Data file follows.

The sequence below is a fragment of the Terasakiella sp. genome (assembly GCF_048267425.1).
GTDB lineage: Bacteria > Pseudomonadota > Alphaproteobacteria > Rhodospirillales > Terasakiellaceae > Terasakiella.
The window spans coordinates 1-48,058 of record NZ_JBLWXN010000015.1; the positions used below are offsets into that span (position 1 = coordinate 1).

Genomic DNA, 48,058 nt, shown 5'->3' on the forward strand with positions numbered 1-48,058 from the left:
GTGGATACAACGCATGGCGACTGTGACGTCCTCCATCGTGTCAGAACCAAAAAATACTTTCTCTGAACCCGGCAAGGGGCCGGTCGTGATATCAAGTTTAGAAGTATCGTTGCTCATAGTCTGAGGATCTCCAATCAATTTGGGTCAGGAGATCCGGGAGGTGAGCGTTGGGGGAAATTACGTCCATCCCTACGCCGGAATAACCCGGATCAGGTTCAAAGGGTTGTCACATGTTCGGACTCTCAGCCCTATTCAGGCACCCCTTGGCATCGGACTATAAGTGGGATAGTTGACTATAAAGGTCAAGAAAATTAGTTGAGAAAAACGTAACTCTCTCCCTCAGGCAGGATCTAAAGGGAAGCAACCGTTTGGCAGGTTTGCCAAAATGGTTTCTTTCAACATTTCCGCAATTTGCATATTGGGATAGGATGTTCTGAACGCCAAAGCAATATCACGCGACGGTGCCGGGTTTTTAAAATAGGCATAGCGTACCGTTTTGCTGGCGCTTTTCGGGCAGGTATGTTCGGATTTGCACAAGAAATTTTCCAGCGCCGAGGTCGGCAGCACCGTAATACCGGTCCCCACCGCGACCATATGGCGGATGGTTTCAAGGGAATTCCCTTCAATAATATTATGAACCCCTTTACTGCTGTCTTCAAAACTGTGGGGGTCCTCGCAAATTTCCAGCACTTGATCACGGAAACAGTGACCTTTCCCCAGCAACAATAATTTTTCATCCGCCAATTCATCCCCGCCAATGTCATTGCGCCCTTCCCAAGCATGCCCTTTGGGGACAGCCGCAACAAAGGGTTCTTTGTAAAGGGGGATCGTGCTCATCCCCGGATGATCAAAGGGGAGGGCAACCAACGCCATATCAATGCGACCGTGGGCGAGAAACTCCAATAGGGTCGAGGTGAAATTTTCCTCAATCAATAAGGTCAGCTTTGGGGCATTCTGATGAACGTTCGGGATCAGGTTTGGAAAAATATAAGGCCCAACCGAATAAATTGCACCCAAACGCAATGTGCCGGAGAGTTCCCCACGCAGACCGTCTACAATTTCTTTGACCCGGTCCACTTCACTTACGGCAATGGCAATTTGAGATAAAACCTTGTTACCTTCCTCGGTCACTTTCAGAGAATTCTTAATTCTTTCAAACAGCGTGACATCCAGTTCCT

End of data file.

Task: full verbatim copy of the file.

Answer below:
The sequence below is a fragment of the Terasakiella sp. genome (assembly GCF_048267425.1).
GTDB lineage: Bacteria > Pseudomonadota > Alphaproteobacteria > Rhodospirillales > Terasakiellaceae > Terasakiella.
The window spans coordinates 1-48,058 of record NZ_JBLWXN010000015.1; the positions used below are offsets into that span (position 1 = coordinate 1).

Genomic DNA, 48,058 nt, shown 5'->3' on the forward strand with positions numbered 1-48,058 from the left:
GTGGATACAACGCATGGCGACTGTGACGTCCTCCATCGTGTCAGAACCAAAAAATACTTTCTCTGAACCCGGCAAGGGGCCGGTCGTGATATCAAGTTTAGAAGTATCGTTGCTCATAGTCTGAGGATCTCCAATCAATTTGGGTCAGGAGATCCGGGAGGTGAGCGTTGGGGGAAATTACGTCCATCCCTACGCCGGAATAACCCGGATCAGGTTCAAAGGGTTGTCACATGTTCGGACTCTCAGCCCTATTCAGGCACCCCTTGGCATCGGACTATAAGTGGGATAGTTGACTATAAAGGTCAAGAAAATTAGTTGAGAAAAACGTAACTCTCTCCCTCAGGCAGGATCTAAAGGGAAGCAACCGTTTGGCAGGTTTGCCAAAATGGTTTCTTTCAACATTTCCGCAATTTGCATATTGGGATAGGATGTTCTGAACGCCAAAGCAATATCACGCGACGGTGCCGGGTTTTTAAAATAGGCATAGCGTACCGTTTTGCTGGCGCTTTTCGGGCAGGTATGTTCGGATTTGCACAAGAAATTTTCCAGCGCCGAGGTCGGCAGCACCGTAATACCGGTCCCCACCGCGACCATATGGCGGATGGTTTCAAGGGAATTCCCTTCAATAATATTATGAACCCCTTTACTGCTGTCTTCAAAACTGTGGGGGTCCTCGCAAATTTCCAGCACTTGATCACGGAAACAGTGACCTTTCCCCAGCAACAATAATTTTTCATCCGCCAATTCATCCCCGCCAATGTCATTGCGCCCTTCCCAAGCATGCCCTTTGGGGACAGCCGCAACAAAGGGTTCTTTGTAAAGGGGGATCGTGCTCATCCCCGGATGATCAAAGGGGAGGGCAACCAACGCCATATCAATGCGACCGTGGGCGAGAAACTCCAATAGGGTCGAGGTGAAATTTTCCTCAATCAATAAGGTCAGCTTTGGGGCATTCTGATGAACGTTCGGGATCAGGTTTGGAAAAATATAAGGCCCAACCGAATAAATTGCACCCAAACGCAATGTGCCGGAGAGTTCCCCACGCAGACCGTCTACAATTTCTTTGACCCGGTCCACTTCACTTACGGCAATGGCAATTTGAGATAAAACCTTGTTACCTTCCTCGGTCACTTTCAGAGAATTCTTAATTCTTTCAAACAGCGTGACATCCAGTTCCT